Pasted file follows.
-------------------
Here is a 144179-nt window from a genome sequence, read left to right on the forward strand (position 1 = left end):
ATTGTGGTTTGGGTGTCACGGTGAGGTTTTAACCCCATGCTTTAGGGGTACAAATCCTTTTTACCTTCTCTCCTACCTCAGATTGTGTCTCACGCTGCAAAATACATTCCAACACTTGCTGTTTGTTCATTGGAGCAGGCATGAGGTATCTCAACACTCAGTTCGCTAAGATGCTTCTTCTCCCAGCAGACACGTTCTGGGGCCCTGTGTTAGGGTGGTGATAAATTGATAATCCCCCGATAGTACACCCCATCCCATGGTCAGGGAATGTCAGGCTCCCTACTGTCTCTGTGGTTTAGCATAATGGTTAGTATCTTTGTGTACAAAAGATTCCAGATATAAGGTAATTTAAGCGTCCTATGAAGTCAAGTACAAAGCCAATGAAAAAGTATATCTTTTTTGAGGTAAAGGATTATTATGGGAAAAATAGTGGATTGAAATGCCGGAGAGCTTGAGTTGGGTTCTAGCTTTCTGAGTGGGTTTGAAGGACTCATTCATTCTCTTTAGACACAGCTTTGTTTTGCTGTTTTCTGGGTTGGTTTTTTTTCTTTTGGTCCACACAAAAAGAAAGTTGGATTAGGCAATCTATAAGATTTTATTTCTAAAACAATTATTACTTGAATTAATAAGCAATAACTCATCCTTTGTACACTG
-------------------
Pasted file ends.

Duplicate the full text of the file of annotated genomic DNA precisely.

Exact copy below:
Here is a 144179-nt window from a genome sequence, read left to right on the forward strand (position 1 = left end):
ATTGTGGTTTGGGTGTCACGGTGAGGTTTTAACCCCATGCTTTAGGGGTACAAATCCTTTTTACCTTCTCTCCTACCTCAGATTGTGTCTCACGCTGCAAAATACATTCCAACACTTGCTGTTTGTTCATTGGAGCAGGCATGAGGTATCTCAACACTCAGTTCGCTAAGATGCTTCTTCTCCCAGCAGACACGTTCTGGGGCCCTGTGTTAGGGTGGTGATAAATTGATAATCCCCCGATAGTACACCCCATCCCATGGTCAGGGAATGTCAGGCTCCCTACTGTCTCTGTGGTTTAGCATAATGGTTAGTATCTTTGTGTACAAAAGATTCCAGATATAAGGTAATTTAAGCGTCCTATGAAGTCAAGTACAAAGCCAATGAAAAAGTATATCTTTTTTGAGGTAAAGGATTATTATGGGAAAAATAGTGGATTGAAATGCCGGAGAGCTTGAGTTGGGTTCTAGCTTTCTGAGTGGGTTTGAAGGACTCATTCATTCTCTTTAGACACAGCTTTGTTTTGCTGTTTTCTGGGTTGGTTTTTTTTCTTTTGGTCCACACAAAAAGAAAGTTGGATTAGGCAATCTATAAGATTTTATTTCTAAAACAATTATTACTTGAATTAATAAGCAATAACTCATCCTTTGTACACTG